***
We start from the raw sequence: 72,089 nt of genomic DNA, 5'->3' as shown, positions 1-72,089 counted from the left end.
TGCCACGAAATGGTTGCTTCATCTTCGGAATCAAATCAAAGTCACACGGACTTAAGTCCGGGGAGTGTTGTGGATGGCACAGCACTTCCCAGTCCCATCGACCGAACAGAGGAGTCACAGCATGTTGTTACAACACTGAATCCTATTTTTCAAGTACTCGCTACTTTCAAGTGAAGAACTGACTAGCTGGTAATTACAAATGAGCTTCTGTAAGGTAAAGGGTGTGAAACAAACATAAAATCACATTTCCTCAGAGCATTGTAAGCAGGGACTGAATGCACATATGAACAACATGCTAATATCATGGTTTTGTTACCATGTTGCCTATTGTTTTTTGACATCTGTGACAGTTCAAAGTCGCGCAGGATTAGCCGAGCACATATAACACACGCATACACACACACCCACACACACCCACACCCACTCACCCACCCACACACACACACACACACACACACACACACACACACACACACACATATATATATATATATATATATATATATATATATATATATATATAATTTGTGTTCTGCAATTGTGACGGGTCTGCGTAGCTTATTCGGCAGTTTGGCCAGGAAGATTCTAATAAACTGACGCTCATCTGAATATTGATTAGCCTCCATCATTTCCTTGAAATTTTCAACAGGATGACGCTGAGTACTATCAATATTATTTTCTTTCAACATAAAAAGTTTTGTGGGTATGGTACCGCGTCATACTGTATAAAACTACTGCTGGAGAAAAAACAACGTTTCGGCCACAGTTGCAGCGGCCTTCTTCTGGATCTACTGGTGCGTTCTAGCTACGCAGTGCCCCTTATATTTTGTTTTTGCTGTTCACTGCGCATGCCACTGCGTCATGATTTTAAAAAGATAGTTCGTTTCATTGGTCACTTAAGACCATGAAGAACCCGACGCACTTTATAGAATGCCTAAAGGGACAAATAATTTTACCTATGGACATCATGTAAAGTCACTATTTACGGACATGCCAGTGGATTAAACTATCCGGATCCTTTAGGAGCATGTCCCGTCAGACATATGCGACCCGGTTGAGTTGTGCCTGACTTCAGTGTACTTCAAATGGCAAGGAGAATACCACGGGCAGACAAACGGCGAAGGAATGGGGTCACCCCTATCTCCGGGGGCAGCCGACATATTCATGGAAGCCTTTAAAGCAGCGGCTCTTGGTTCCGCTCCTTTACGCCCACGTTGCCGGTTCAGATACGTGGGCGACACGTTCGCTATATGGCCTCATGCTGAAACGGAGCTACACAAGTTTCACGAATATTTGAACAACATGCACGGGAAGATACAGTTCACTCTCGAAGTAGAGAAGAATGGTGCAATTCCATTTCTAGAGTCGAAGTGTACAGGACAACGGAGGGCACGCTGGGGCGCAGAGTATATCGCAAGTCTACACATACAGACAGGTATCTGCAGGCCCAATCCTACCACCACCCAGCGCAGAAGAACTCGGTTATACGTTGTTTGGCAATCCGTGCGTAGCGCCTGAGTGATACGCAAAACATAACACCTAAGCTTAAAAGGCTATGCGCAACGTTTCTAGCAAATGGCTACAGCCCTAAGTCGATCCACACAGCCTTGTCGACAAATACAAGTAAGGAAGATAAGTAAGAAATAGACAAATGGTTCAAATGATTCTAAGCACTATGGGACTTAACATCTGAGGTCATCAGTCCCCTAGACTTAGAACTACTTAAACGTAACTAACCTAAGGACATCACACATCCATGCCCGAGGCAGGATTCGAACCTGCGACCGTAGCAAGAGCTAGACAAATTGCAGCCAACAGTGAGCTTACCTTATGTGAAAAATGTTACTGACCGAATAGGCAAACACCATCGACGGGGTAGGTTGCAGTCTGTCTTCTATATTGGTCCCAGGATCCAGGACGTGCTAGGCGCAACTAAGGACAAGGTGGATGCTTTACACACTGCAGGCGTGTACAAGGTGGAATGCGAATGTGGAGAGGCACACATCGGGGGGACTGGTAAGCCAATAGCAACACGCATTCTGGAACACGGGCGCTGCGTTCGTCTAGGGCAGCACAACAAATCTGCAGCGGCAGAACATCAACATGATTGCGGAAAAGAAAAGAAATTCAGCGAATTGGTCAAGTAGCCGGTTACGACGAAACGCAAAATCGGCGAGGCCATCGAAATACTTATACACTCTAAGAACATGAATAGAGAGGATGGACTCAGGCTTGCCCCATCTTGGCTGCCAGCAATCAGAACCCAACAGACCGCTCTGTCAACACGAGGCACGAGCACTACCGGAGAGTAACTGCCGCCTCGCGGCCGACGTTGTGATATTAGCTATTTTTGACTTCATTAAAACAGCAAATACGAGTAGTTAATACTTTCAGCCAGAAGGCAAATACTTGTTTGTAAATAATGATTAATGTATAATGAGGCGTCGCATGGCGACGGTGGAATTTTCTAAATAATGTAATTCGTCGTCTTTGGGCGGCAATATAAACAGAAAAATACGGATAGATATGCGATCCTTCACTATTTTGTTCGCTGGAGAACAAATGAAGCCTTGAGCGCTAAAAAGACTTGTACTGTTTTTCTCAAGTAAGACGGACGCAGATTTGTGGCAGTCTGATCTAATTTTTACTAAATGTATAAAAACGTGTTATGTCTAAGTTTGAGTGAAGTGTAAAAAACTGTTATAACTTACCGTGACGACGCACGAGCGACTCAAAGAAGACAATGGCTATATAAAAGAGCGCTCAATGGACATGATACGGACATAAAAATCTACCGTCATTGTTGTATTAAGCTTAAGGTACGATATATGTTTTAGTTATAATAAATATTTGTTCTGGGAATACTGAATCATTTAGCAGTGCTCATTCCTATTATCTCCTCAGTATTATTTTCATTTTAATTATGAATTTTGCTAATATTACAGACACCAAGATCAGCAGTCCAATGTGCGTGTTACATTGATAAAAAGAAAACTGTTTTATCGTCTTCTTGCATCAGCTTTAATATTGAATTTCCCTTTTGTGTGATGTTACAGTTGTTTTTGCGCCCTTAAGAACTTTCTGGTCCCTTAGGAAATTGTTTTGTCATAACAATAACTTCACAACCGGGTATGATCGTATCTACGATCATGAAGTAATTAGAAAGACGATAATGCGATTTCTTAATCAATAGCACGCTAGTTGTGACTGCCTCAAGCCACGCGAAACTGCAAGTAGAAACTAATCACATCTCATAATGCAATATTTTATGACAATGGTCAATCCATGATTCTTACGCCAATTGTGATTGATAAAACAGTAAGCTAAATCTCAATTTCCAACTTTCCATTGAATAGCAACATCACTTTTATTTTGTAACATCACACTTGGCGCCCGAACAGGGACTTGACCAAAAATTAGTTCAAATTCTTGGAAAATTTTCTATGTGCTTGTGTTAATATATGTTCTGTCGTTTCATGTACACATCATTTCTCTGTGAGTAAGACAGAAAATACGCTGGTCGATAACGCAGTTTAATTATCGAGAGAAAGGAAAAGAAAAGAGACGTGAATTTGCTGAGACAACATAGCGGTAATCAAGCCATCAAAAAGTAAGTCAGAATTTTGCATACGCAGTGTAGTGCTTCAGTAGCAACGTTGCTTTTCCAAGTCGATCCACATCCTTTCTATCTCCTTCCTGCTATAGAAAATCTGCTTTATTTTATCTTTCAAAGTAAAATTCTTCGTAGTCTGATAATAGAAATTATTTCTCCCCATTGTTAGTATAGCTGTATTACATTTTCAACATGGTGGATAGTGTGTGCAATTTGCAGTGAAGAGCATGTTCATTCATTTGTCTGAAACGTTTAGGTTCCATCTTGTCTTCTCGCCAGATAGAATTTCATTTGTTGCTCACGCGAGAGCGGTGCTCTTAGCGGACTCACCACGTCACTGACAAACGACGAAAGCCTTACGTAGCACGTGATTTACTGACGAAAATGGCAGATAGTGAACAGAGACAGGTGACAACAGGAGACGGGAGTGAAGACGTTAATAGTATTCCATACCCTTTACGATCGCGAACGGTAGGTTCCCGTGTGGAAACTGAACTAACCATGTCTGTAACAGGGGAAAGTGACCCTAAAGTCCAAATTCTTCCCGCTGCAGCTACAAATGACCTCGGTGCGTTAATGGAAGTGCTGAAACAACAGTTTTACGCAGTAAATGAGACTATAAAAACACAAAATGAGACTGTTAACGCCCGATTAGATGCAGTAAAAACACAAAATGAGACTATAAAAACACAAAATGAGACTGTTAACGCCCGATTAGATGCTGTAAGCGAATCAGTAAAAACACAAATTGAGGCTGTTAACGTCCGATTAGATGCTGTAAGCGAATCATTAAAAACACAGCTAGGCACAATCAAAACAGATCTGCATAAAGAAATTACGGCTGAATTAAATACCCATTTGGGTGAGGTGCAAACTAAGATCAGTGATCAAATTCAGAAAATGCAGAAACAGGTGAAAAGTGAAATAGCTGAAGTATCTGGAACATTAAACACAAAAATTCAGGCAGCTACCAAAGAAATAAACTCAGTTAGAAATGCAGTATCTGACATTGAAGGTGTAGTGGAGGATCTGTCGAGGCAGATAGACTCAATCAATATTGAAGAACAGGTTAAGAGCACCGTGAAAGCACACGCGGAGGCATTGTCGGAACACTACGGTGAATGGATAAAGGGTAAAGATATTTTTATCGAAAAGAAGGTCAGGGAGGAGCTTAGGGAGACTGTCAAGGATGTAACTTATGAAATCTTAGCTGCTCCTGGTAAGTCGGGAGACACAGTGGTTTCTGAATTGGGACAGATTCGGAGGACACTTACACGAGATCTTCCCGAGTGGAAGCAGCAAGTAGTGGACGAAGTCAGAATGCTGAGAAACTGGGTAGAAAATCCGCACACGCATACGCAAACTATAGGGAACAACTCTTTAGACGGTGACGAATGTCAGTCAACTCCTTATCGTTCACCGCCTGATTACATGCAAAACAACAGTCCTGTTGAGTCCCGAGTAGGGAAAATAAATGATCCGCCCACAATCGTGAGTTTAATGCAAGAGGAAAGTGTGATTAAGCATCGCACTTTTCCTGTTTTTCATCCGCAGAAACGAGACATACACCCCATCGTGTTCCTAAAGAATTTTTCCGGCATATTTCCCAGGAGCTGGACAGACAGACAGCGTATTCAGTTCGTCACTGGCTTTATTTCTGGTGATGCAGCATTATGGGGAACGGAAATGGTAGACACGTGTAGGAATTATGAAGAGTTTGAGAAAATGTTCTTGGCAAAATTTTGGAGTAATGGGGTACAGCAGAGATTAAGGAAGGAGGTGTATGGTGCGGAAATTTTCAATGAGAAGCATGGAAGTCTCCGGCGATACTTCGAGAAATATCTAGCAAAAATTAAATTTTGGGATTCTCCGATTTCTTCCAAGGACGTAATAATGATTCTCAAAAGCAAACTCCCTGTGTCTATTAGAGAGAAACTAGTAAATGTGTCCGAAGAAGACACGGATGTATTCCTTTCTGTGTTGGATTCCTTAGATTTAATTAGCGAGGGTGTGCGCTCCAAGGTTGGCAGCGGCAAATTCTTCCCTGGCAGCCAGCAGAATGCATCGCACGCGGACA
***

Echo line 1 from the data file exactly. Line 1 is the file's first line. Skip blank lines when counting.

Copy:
We start from the raw sequence: 72,089 nt of genomic DNA, 5'->3' as shown, positions 1-72,089 counted from the left end.